Magee v. Harris, No. 20-2590 (8th Cir. 2021)

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Justia Opinion Summary

After defendant injured plaintiff while defendant was driving a vehicle owned by the US Postal Service, plaintiff filed suit against the United States under the Federal Tort Claims Act (FTCA) and against defendant for negligence under Missouri law. The district court dismissed plaintiff's federal claim for lack of subject matter jurisdiction, declining to exercise supplemental jurisdiction over plaintiff's state-law claim against defendant.

The Eighth Circuit affirmed, concluding that plaintiff failed to establish that defendant was acting within the scope of his employment during the time of the accident under Missouri law. In this case, the Postal Service's written policies support a finding that defendant's deviation from his postal route was unauthorized and the district court did not clearly err in finding that defendant violated the Postal Service's policies when he left his route for twenty-five minutes to purchase dog food for a friend, deliver the dog food at a location where he had already delivered mail, and take a break with his friend. Therefore, defendant was not acting within the scope of his employment during the deviation, and the deviation was neither slight nor incidental. Finally, whether defendant's conduct was within the scope of his employment is unrelated to the merits question of whether his conduct was negligent. The court explained that the scope of the employment in FTCA cases is a threshold jurisdictional question for the court, rather than the jury, to decide.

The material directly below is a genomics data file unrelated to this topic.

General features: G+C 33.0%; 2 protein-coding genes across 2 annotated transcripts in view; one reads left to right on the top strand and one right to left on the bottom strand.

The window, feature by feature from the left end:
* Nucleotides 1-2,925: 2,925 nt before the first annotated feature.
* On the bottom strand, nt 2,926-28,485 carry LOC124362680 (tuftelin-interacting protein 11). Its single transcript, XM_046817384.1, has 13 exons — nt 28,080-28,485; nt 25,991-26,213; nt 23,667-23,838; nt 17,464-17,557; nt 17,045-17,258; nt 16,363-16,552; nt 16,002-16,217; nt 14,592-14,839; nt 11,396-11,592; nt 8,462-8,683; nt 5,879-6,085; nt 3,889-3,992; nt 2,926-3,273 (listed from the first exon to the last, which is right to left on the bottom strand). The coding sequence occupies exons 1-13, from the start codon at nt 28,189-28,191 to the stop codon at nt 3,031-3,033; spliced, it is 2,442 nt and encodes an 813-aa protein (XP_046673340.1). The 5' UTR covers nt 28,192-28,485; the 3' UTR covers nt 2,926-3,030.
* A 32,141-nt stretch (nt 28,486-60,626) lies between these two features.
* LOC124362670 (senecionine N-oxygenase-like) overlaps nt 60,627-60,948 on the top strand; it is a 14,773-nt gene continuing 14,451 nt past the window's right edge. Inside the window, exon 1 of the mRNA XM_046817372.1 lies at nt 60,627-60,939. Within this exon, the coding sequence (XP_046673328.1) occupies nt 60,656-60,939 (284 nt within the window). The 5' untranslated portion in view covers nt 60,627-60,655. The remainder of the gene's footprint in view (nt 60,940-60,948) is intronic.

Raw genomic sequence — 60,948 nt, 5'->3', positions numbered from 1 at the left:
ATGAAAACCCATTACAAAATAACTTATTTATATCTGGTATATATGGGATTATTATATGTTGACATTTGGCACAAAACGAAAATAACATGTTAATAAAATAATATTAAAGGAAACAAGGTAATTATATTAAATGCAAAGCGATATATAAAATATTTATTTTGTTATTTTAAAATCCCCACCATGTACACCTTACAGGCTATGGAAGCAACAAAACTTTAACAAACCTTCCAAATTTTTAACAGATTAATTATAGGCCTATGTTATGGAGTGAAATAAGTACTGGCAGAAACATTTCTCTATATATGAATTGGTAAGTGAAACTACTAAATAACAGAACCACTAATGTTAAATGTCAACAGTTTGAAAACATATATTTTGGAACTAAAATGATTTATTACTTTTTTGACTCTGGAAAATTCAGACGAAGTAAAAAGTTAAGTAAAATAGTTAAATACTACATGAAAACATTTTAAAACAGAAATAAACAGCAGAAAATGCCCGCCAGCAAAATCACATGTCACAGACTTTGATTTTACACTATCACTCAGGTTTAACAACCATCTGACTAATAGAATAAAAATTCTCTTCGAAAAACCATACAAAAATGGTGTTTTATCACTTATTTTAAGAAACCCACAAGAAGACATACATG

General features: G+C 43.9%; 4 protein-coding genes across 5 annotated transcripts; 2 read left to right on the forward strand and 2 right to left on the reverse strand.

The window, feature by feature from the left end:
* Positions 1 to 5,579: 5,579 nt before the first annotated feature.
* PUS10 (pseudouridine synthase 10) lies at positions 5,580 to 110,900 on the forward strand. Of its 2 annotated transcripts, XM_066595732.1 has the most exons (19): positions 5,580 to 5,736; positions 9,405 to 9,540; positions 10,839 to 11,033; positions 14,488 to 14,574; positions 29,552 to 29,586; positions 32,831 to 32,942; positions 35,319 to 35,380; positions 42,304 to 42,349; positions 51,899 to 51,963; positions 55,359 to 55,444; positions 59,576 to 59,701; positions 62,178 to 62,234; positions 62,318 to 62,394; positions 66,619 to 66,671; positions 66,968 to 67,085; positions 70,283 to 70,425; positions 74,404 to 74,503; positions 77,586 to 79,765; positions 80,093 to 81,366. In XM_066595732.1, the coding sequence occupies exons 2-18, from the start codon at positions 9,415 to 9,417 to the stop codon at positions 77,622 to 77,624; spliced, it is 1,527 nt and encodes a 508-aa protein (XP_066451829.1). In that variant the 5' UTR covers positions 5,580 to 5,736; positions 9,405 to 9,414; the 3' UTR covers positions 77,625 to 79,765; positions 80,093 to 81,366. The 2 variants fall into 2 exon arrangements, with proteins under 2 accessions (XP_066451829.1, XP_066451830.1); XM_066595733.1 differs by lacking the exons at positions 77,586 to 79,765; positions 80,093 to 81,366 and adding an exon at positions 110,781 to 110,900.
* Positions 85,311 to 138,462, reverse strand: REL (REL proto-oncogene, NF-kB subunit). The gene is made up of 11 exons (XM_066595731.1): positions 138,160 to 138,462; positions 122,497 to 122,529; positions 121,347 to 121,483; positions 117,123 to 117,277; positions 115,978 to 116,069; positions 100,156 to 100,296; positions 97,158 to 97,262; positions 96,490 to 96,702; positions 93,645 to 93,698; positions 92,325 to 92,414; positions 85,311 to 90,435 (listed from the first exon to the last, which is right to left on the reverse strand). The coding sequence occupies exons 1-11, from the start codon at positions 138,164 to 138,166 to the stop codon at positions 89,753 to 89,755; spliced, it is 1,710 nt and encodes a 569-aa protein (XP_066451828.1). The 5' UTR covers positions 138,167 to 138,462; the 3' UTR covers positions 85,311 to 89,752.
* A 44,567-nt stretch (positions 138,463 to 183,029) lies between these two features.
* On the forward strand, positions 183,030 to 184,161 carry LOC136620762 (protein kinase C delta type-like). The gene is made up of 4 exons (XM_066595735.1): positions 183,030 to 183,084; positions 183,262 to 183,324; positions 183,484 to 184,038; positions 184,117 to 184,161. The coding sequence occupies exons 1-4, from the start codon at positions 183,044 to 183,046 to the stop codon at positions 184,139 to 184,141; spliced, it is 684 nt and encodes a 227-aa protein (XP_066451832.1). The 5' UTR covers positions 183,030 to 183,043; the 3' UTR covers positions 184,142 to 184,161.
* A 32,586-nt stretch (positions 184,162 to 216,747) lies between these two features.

Court Description: [Colloton, Author, with Smith, Chief Judge, and Erickson, Circuit Judge] Civil case - Federal Tort Claims Act. At the time defendant, a Postal Service employee, was involved in an accident with plaintiff's decedent, he was not acting within the scope of his employment as he was engaged in an unauthorized deviation from his mail route and the deviation was neither slight nor incidental; scope of employment in FTCA cases is a threshold jurisdictional question for the court, not a jury, to decide.